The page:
I recall about twenty years ago hearing a colleague from Georgia talk about how shocked she was to see a bust of Sherman in a northerner’s house. She didn’t try to speak as a victim of Sherman, but she had certainly been raised to feel that Sherman had been more monstrous than other generals. She also marveled at her own immediate response and how it had forced her to think.

        Reply
        1. Kevin Levin Post author

          Hi John,

          She didn’t try to speak as a victim of Sherman, but she had certainly been raised to feel that Sherman had been more monstrous than other generals.

          I don’t doubt it regardless of whether she had any family in the war and her own knowledge of the period.

          Reply
  2. Alan Skerrett

    When soldiers are at war with each other, and one soldier shoots another dead, is the dead soldier a “victim?” Most would say no.

    When a military campaign causes civilians in the immediate area to lose food, belongings, etc, are they victims? Hmm…

    Is there a distinction to be made between victims of war, and victims of war crimes? If Sherman’s forces committed acts that can “objectively” be determined to be war crimes, I think it is fair to talk about that. But oft times, actions of warring parties have negative effects on civilians, and this is a consequence of those parties being at war.

    Such negative effects on Georgians could have been avoided by the military surrender of the Confederacy. But that did not happen until spring 1865. Until that time, there was always the risk that war might come to the front door of civilians in one way or the other. Does that mean those civilians were the victims of Sherman, per se? Could we not also blame the Confederacy for engaging in war and putting its citizens at risk?

    These are rhetorical questions only. Just something to think about.

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  3. Dudley Bokoski

    Part of the problem is that of language. The term “war crimes” became much more loaded with the coming of the Nazis and World War II. You could look at the actions of particular commanders and their troops in the Civil War and determine they had violated the certain of the Articles of War and apply the term “war crime” to those actions. Perhaps modern readers consider the term in the more recent context and are reluctant to apply the term to the Civil War. It would probably be easier to discuss the topic if there was a more neutral vocabulary.

    Another factor which is sometimes overlooked is geography in demographic terms. Sherman came from the west and conducted his war in a manner which was not uncommon in Missouri in 1861, where you had a much more rural and divided population. Warfare in the east (the early western armies were essentially large, armed, civilian mobs) was different in terms of the level of organization of the forces (more traditionally commanded and better disciplined) and the relatively unified civilian population. Sherman was the same Sherman of 1861, but in the east (and I know I’m stretching a bit to regard Georgia and SC as strictly eastern) he was in a different part of the country with different expectations of war and warriors.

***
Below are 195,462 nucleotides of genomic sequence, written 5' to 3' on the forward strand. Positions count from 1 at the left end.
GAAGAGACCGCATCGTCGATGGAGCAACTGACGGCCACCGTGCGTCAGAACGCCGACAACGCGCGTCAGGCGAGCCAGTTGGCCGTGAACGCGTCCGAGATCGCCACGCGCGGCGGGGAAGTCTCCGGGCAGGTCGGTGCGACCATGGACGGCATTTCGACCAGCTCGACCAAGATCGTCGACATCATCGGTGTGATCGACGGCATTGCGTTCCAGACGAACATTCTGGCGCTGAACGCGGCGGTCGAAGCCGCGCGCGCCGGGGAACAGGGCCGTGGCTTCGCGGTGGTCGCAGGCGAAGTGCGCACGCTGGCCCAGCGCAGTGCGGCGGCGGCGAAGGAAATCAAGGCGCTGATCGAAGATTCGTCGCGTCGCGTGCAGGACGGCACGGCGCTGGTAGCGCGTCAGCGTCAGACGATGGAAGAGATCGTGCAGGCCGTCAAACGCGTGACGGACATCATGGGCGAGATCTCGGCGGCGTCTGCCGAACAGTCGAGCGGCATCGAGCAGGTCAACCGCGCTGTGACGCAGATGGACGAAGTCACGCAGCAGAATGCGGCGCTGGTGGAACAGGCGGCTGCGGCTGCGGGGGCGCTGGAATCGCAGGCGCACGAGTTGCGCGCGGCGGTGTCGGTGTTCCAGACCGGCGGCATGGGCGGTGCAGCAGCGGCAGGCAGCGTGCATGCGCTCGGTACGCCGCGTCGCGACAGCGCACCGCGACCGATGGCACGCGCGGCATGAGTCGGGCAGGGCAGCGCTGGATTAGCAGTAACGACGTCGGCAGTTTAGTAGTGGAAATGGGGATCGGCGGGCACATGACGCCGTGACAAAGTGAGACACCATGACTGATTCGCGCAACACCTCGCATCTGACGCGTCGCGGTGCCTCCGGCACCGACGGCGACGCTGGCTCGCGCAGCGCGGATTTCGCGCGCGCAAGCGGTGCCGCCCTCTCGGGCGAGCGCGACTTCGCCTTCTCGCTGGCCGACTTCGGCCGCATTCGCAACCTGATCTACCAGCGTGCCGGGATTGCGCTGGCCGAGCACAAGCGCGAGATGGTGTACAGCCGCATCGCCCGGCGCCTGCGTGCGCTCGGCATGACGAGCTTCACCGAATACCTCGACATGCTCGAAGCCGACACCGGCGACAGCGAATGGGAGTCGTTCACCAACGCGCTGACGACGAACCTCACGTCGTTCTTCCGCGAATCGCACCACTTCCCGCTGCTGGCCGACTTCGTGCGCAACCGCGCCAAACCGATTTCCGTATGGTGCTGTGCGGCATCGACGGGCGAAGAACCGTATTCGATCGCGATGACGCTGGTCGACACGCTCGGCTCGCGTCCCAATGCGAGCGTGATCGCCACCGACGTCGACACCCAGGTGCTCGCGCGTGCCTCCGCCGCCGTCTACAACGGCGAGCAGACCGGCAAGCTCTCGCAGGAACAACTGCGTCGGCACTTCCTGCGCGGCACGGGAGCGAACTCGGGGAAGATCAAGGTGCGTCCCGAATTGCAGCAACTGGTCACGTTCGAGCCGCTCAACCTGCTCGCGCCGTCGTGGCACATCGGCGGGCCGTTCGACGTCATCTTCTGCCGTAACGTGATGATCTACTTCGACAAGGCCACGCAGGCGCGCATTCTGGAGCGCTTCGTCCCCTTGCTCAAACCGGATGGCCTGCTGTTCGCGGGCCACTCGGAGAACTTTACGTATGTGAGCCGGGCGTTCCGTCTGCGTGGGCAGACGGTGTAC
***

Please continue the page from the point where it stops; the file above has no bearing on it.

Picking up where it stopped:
All that said, Sherman himself was a different breed of cat. After Bull Run Lincoln was visiting the army at Alexandria and a captain reported to the President Sherman had threatened to shoot him. Supposedly Lincoln drew the man aside and, enjoying the moment, told him to be careful because from what he knew of Sherman he just might do it.

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    1. Margaret D. Blough

      Actually, if one compares Sherman’s army to conditions in Arkansas and Missouri, Sherman was much more controlled. Also, there have been some excellent studies comparing the myths of Sherman’s campaigns to the damage that can be documented.

      I keep wondering where these wars were held that had no impact on civilians prior to the American Civil War? I see very little evidence of it. Did anyone every see Goya’s drawings of the Napoleonic occupation of Spain? I saw them on special exhibition in NYC many years ago. Even now, they send chills down your spine. http://www.napoleonguide.com/goyaind.htm.

      Also, once nations started resorting to mass conscription and the involvement of civilians in growing foodstuffs and working in factories to support war efforts, the line between civilian and military became increasingly blurred.

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  4. Doug didier

    Here in Beaufort county SC, there is one family that believes they were touched by Sherman..  Talking to one member, seems like he is related to everyone who was anyone in Colonial and Antebellum SC..  During the war, One owned a  charleston newspaper, another , whose painting is displayed over his fathers fireplace was the commander of Fort Sumter  etc.. I took a couple of prints, of Lee and Sherman, to his shop to be framed.
    He said that frameing Sherman would be really hard.. he Could do a black frame.. Asked him why. Sherman burned 18 of the families plantations..  I really think he felt a personal loss..

    Reply